Three years later, iTunes still sucks

Last month, writer Amy X. Wang wrote a spot-on article outlining many of the issues that still plague iTunes even 13 years after it first launched.

I have avoided using iTunes at all, and only when necessary to sync or do a backup to my computer instead of iCloud. It’s been at least three years since I had it installed but I needed to do a backup and manual sync for some files after porting over to a new mobile provider.

Reluctantly, I installed iTunes 12 on my work computer. And sure enough, it still sucks due to extreme slowness and confusing IA. Per instructions from IT, I couldn’t do a restore from the backup though. It took aimless clicking around to locate my apps.

screenshot of the iTunes 12 interface showing the apps area
Screenshot: iTunes 12 apps

I had to figure out the link to the Apps area is hidden in the upper leftmenu. Then after much frustration, I saw that I needed to click a buried link labeled “Purchased” to access apps I’ve installed before. (I have never understood labeling all apps as ‘purchased’ when I’ve paid for all of five apps.)

After landing on my page of apps, which apparently shows any app I ever installed and not just the ones I currently use, I again found myself stuck. Hovering over the app icons and right-clicking didn’t provide any options or tool tips.

screenshot of the iTunes purchased apps with icons for each app
Screenshot: iTunes purchased apps

There’s a little cloud icon with a down arrow over each app icon, so I clicked one and nothing apparent happened. I tried again; I tried others; no obvious feedback. Then after clicking one, I saw a flash at the top of the screen.

screenshot showing the app downloading message at the top
Screenshot: iTunes app download message

I finally got this screen shot with some quick print screen work. While studying the image, I noticed another icon in the upper right, a circle with a down arrow. Clicking on that, I could see a list of apps I had queued for download. Only, nothing was happening. Also, why do the apps have to download to my computer for me to sync them?

I went over to the phone sync screen and saw a few of the apps I had apparently downloaded, and attempted to install them. I didn’t noticed for some time, though, that after choosing to install an app, I had to click another button hidden in the lower right.

screenshot of the iTunes phone sync apps where you install or remove apps
Screenshot: iTunes phone apps

Eventually I gave up. I went into the App Store on my new phone, found the “Purchased” apps area, and was able to quickly download the apps I wanted to use. The only thing I have to use iTunes for is creating custom ringtones. I’ve never purchased music or any other content from the iTunes store (preferring Amazon Music) and will continue to resist the Apple ecosystem.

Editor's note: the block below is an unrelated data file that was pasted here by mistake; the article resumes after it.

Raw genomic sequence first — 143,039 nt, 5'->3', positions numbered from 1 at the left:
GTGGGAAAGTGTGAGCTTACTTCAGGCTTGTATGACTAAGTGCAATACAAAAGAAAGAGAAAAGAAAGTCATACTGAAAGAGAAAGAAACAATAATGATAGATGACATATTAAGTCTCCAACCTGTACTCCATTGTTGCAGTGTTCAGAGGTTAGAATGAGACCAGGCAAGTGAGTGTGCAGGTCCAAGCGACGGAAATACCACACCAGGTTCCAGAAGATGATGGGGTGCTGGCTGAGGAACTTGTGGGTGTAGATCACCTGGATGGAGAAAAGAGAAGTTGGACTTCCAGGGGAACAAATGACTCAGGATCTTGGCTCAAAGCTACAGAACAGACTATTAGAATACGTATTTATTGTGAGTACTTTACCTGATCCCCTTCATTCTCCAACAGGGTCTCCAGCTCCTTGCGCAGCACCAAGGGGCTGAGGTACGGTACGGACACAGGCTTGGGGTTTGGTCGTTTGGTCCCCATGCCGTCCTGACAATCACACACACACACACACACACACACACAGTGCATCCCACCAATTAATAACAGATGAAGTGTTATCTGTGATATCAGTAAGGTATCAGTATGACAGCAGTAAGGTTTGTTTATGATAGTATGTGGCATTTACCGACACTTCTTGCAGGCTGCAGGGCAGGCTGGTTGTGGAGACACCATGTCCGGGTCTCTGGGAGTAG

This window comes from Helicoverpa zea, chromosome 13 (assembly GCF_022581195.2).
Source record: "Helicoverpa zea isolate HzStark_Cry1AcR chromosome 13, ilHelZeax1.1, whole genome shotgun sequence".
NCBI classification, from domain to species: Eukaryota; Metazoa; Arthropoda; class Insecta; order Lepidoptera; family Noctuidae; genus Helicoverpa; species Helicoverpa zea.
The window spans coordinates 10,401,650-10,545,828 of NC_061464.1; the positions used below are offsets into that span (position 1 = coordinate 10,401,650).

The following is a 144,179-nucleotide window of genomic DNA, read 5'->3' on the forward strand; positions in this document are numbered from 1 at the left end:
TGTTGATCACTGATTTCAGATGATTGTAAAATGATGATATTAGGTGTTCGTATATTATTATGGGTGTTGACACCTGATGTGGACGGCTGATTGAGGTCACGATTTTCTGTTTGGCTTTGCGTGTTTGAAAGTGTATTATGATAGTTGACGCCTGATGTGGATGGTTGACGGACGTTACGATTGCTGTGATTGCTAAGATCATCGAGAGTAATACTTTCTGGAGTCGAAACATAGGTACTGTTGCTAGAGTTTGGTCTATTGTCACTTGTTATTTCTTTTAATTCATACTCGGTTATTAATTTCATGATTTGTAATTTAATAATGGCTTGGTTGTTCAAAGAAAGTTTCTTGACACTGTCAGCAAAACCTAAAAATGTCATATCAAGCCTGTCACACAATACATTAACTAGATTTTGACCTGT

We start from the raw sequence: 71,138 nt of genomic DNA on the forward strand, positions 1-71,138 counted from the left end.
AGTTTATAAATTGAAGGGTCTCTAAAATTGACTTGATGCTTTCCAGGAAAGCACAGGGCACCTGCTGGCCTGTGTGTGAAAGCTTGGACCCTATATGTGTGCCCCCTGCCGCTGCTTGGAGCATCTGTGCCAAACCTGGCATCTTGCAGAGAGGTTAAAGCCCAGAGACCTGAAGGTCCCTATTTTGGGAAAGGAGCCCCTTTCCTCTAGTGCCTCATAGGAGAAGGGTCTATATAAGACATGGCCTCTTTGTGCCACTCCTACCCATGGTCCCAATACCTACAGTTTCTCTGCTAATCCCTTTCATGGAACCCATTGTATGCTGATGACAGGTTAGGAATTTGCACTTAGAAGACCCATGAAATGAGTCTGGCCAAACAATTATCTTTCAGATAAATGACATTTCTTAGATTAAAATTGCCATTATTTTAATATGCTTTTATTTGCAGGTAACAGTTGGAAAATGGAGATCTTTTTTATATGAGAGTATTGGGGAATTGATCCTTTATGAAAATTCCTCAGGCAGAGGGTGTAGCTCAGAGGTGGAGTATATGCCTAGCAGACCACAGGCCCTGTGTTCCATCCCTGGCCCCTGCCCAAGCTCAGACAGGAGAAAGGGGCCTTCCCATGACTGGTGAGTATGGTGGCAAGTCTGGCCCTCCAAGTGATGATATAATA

screenshot of the iPhone App Store with icons and options to download previously installed apps
Screenshot: iPhone App Store purchased apps

Why are some toilets still inaccessible?

The other day, I was in an older office building, definitely pre-ADA (1990). I went into the bathroom and saw an interesting and flawed attempt to retrofit it for accessibility.

photo of a double bathroom stall with an outer door to close off the space for a wheelchair user
Inaccessible bathroom

The bathroom has two regular-sized stalls with openings I estimated to be about 30″ wide. In order to accommodate a wheelchair, someone just added a door that would close off both stalls since neither stall is large enough to allow wheelchair access.

Granted the ADA regulations for bathrooms are complex and confusing to the lay person but even so, I’ve seen enough bathrooms to understand this was not cutting it.

Drawing of an accessible bathroom stall with door opening outward, width 35-37 inches, depth 60 inches, and grab bars
ADA small stall requirements

This drawing demonstrates some of the features required of an accessible stall. I can’t be sure of the width or depth of the stall, only that it lacks grab bars and the door opens inward.

This kind of oversight might not seem like a big deal to most people; but if you’re in a wheelchair and can’t use the bathroom, that’s an indignity. I’m always disappointed when I see half-ass things like this 26 years after the ADA was passed.

Design Recommendation

Seems like there are two good options:

  1. If you’re going to restrict the bathroom to use by one person only if she is in a wheelchair, remove the other stall and make one, large, accessible stall. The building is not that busy.
  2. Move the door for the first stall to the side wall so it’s usable even when someone else is in the accessible stall. Then remove the door on the accessible stall, turn the commode sideways, and install grab bars.
drawing of a wider, wheelchair accessible stall
Large, accessible bathroom stall